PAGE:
Halfway through the summer I went home early. I felt awful for not finishing my commitment. I felt like I was abandoning Eliana and doubling her work load. And I felt like a failure. I remember looking at my “RETURN WITH HONOR” ring as I was packing and feeling like I was going home an inadequate disappointment. But I had to go home. I was an emotional mess and what I thought would be a fantastic Peruvian adventure had turned into a big pile of sadness. 

Celebrating Peru's independence day last year
Eliana and I had this song that we always sung together called Me voy (it’s a super catchy song that I highly recommend)I don’t know how it became our song, but we’d always sing it to each other and laugh. Right before I left to go to the airport I walked into her room singing that song. The lyrics in English say, “I’m not going to cry and say that I don’t deserve this because I probably do, but I don’t want it.” The words were surprisingly fitting. She was lying on her bed crying and I asked her what she was feeling. She said that she wished things could have been different. Not that I hadn’t come, but that I could have been happier there. She thanked me for always being open and sincere with her and said that that made things easier. She said she wished I could stay, but that she wanted me to do what was best for me. She thanked me for sharing the stresses of the job with her and said that I was a hard worker and that I’d done a good job. I had felt exactly the opposite just before walking into her room. Her tears and honest words bound up my wounds of inadequacy.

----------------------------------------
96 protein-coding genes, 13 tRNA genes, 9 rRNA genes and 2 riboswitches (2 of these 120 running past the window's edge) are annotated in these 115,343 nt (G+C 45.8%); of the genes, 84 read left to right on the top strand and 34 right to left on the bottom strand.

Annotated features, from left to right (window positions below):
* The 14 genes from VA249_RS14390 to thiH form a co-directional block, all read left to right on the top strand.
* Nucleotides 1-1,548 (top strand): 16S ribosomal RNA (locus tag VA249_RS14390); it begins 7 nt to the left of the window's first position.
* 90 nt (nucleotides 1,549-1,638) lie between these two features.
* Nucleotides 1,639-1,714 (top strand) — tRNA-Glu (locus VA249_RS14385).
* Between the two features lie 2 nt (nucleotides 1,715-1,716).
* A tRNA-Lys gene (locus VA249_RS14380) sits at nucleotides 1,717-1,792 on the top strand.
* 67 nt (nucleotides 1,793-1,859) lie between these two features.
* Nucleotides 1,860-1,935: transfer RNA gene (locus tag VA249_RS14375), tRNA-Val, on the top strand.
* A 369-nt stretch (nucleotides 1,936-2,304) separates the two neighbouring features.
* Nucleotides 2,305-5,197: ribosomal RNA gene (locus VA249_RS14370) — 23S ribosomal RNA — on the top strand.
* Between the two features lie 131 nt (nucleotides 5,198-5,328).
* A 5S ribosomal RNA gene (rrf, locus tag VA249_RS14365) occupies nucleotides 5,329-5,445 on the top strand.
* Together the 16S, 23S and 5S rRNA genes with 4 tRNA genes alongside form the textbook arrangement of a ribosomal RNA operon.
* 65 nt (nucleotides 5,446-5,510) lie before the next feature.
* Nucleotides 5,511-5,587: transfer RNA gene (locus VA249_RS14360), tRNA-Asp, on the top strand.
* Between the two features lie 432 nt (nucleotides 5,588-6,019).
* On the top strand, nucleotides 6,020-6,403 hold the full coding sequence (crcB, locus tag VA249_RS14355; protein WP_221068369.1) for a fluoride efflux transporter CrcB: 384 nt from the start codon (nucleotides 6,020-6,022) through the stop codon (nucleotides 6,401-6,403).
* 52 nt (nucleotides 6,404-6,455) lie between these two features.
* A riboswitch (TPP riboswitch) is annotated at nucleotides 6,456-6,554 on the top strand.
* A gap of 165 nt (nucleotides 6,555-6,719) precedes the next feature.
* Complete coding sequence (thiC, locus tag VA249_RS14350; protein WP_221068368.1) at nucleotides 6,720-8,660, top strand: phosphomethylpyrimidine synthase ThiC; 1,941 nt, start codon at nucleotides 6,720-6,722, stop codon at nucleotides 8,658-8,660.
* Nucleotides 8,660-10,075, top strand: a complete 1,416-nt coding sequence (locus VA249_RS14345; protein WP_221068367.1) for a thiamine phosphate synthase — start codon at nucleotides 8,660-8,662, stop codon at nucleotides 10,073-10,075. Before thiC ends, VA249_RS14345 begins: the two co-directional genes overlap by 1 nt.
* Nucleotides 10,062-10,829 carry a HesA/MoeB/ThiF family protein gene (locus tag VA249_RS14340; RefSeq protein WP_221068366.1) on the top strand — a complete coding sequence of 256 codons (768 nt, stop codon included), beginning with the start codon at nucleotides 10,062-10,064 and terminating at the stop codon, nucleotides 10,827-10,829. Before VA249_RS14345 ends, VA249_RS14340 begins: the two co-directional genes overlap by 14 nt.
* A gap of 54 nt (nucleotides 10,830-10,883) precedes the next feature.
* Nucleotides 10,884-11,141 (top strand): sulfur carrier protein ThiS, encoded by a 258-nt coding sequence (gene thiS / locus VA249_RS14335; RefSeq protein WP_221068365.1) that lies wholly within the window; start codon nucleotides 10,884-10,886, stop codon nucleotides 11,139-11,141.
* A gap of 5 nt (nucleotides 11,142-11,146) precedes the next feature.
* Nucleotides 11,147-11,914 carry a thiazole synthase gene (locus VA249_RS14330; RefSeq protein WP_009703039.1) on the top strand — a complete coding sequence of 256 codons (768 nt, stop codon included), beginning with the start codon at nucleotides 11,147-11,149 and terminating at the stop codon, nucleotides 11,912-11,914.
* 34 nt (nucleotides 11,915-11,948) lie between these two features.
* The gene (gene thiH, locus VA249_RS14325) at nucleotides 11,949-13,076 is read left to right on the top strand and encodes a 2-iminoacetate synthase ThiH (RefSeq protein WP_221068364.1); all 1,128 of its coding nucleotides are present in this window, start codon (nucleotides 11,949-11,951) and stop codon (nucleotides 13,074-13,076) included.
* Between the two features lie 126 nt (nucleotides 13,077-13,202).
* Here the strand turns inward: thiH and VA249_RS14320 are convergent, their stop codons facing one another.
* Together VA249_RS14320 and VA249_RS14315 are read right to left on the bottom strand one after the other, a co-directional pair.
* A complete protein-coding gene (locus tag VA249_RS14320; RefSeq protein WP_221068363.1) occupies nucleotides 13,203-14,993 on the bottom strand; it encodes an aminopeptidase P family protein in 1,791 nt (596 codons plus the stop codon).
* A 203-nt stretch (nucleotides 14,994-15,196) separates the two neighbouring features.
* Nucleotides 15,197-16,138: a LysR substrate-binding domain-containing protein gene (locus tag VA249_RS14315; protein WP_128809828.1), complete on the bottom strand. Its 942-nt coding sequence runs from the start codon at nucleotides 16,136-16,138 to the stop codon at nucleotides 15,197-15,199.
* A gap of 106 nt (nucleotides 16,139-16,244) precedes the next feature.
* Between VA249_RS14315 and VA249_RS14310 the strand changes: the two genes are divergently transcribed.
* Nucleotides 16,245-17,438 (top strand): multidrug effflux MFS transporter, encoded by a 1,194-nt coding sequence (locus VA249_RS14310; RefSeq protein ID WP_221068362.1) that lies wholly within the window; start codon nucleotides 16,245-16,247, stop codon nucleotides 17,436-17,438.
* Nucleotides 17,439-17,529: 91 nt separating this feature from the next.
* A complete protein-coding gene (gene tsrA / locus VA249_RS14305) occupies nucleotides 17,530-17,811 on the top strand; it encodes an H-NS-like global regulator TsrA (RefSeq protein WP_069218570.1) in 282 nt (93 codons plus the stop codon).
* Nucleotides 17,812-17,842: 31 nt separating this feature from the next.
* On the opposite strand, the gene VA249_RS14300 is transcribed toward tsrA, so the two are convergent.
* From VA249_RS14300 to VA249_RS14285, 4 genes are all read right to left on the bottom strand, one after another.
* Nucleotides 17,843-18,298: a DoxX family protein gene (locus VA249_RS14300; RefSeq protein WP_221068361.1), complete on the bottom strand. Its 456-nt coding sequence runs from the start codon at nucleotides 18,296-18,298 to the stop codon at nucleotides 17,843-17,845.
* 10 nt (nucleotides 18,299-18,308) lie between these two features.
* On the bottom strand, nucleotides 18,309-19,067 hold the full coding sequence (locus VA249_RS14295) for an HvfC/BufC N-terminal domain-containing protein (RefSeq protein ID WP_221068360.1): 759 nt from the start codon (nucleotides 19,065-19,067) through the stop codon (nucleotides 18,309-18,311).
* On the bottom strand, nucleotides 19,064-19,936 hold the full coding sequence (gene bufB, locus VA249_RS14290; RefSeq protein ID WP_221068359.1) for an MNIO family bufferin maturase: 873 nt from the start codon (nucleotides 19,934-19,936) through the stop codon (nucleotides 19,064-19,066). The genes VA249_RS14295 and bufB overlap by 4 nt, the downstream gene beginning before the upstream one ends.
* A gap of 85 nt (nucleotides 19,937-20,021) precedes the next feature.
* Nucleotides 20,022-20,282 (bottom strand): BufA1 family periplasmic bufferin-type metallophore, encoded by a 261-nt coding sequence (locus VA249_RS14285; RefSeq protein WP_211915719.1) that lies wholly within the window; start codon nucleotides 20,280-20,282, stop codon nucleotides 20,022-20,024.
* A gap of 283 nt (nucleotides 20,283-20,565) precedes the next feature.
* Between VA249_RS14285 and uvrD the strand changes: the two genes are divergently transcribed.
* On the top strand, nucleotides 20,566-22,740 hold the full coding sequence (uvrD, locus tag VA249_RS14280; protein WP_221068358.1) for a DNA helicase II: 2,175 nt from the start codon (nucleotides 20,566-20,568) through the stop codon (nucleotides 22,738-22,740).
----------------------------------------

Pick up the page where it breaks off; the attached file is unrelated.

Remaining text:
I remember distinctly standing with Eliana in front of our apartment building about to get into a taxi to go to the airport and fly home. She and I had always spoken in Spanish together, but when I hugged her goodbye I said, “I love you, Ely. Thank you,” because the words had just a little more meaning in my native language. And I meant them so much. 

Eliana had every reason to be mad at me. I had given her an extra person to worry about while I was there and then I abandoned her. Yet she always made sure I was okay. In the five years since we worked together we have stayed in touch and remained good friends. Last month we got dinner together and she asked how I was doing. I told her how happy I was and all the cool things I was involved in. Eliana was there in one of the darkest periods of my life back in 2014. Honestly, without exaggeration I think that summer really was the worst time of my life. She experienced my emotional distress firsthand. She’s seen me in a way that most people haven’t. She then asked again, “Really, Ben, how are you really doing?” Eliana really wanted to know that I was okay. She had seen me put on a happy face when I was suffering and sincerely wanted to make sure that I was alright. Feeling her heartfelt love for me that day last month was a gift. She invited me to let go of any pretense and just be who I was with her. Who I am is enough for her.